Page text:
The cloud is not some magical place apart, it is simply another piece of the information infrastructure, and as such has both opportunities and challenges for users and security professionals alike. The cloud offers seductive benefits of speed to provision, reliability, elasticity, lower price, mobile access and more. A new study by Dell finds that companies that have invested in cloud, big data, mobility and security are seeing about 50% faster revenue growth than those that did not. But these benefits come at the price of some loss of control over data and security. Additionally cloud opens some new vulnerabilities, for example attacks against the “hypervisors” that manage the virtual machines.
For IT departments, the cloud has turned the old security paradigm on it’s head. Used to be that security specialists could draw a clean boundary between “our network” and “out there”, and try to keep bad things from crossing the boundary.
With the cloud, and the rise of mobile devices, the boundary is no longer relevant in many cases. In theory, anybody can access Corporate data in the cloud from anywhere, and with the use of BYOD devices, the boundary is often inside the devices themselves…one reason device security and access control is becoming more prevalent. Current thinking is moving towards “hybrid cloud” implementations, with an attempt to keep more valuable data closer to home and thus re-establishing at least some semblance of a virtual boundary.
But, users are not to be deterred. Security vendor CipherCloud analyzed a year’s worth of cloud usage data from its enterprise customers and discovered that on average, North American companies used about 1,245 cloud applications. Of that number, an astounding 86 percent were unsanctioned applications that IT groups had little idea were being accessed from inside the enterprise network. The CipherCloud article cites “John Pescatore, director of emerging security threats at the SANS Institute, [as saying] much of the risk can be mitigated if IT is responsive to business needs. Employees and business groups often sign up for cloud services they need on their own because it is faster than waiting for IT to provision it for them, he says.”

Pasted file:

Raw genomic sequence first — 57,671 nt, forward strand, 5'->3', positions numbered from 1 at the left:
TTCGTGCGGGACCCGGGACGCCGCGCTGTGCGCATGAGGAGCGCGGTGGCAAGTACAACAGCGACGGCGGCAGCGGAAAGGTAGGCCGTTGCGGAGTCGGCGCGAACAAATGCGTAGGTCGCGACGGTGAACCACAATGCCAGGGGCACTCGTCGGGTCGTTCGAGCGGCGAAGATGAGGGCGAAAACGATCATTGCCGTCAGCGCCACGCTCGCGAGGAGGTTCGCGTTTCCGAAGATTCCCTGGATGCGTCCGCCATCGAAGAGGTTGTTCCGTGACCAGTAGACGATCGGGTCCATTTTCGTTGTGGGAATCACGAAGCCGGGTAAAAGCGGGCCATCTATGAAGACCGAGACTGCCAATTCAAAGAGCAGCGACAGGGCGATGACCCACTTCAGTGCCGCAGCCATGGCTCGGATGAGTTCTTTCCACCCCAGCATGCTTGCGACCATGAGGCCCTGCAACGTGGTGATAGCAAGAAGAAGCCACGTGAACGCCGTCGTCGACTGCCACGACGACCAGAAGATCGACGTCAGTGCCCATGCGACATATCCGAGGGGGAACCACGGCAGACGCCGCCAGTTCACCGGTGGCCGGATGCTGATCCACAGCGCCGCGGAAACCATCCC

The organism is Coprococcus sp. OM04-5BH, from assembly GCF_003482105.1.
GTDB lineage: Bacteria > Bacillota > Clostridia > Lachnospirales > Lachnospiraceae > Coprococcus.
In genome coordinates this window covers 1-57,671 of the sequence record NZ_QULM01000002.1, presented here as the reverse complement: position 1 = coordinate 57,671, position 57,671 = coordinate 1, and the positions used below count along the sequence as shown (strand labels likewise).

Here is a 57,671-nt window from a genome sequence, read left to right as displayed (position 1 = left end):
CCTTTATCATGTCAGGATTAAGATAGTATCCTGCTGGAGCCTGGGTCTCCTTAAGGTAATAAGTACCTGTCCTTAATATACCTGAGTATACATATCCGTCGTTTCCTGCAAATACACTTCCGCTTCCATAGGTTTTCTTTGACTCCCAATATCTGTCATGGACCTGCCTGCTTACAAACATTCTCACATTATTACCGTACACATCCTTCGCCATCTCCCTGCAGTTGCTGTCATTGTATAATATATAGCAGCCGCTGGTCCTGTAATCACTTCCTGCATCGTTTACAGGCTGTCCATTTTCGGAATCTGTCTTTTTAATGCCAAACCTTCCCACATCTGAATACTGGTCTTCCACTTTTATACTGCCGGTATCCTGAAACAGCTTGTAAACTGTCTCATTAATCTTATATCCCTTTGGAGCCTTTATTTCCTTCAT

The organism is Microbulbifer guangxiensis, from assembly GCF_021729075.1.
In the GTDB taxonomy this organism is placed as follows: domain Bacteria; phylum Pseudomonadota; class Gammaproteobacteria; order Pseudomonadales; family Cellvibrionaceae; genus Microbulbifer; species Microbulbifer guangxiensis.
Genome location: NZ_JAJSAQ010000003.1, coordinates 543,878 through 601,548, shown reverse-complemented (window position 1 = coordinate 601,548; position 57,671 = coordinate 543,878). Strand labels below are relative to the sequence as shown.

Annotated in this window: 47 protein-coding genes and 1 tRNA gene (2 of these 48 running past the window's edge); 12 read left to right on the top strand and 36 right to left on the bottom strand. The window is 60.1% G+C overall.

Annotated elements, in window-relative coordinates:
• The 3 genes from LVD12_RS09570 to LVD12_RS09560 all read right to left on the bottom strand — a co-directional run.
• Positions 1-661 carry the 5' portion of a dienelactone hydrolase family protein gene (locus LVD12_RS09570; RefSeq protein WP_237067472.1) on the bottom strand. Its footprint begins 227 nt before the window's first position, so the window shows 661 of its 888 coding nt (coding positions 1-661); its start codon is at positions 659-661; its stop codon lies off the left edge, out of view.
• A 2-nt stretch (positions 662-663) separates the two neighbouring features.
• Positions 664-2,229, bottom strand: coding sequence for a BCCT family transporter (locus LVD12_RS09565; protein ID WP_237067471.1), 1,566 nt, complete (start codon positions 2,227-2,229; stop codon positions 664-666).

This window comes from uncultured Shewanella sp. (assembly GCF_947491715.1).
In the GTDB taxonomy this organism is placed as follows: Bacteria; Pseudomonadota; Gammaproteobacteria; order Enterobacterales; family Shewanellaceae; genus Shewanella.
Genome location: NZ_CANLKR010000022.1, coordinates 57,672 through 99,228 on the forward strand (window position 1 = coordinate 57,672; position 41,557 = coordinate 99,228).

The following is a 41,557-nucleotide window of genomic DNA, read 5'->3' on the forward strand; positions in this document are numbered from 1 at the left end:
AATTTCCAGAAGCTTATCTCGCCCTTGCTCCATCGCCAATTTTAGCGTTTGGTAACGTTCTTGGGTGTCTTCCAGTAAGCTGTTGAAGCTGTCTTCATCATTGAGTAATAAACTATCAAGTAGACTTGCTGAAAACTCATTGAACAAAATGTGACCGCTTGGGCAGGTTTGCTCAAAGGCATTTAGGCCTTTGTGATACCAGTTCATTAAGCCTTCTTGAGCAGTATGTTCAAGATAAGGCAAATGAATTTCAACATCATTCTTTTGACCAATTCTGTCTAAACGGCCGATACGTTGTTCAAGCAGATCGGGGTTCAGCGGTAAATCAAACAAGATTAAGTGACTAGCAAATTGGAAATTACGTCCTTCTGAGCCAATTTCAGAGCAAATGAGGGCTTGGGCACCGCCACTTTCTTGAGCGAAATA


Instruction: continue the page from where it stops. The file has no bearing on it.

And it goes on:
Still, the cloud can be safe with appropriate controls. One of the biggest cause of data loss in the cloud, for example, is the loss or theft of devices (one-quarter) or other types of employee negligence (one-third). These numbers indicate that simple education and loss remediation (device wiping for example) can substantially reduce the risk.
So here is the bottom line. Like many issues in cyber security these days, it is all about risk management. If you are a Governmental Agency and have high value personal data, or a defense contractor with classified information, or a critical infrastructure component with sensitive operational data, then your tolerance for any data loss is very low. In these cases you need strong security controls no matter where your data lives. If you are a small business, the big cloud providers are likely to be able to provide much better protection for your data than you can provide, at lower cost and better reliability, and can deliver surge or rapid growth capacity that you cannot match.
For individuals, the best advice is to know where your data lives and how to control that. Much of the data, photographs for example, on our mobile devices are duplicated to the cloud by default (hopefully the proprietary cloud of the provider), but you can generally choose to disable this function. Many apps split data storage between your local machine and the cloud, running some bits locally and some remotely. Some apps are more greedy and “verbose” than others, scooping up any data they can access on your device and sending it elsewhere; there is a growing body of literature on these app characteristics, and you can choose not to use the worst offenders.
One last thought for individual users is the cost associated to cloud storage. For businesses the cost benefits are generally clear, but for consumers cloud is generally much more expensive. Commodity portable disk drives storing a terabyte of data are now barely $100 at the big box stores.
If you buy one, put your data on it and plug it in when you need access, it can cover your data needs for a very long time (ok, buy two for reliability or even a third one to stick in your safety deposit box for offline storage). Compare that to the cost of a data plan that would allow you to access that same data. Verizon is quoting $100 per month for 18 GB of data access, about 50X more expensive, not counting the cost of the storage itself. Not quite apples to apples, but certainly consumers need to consider the true cost of their cloud storage and access.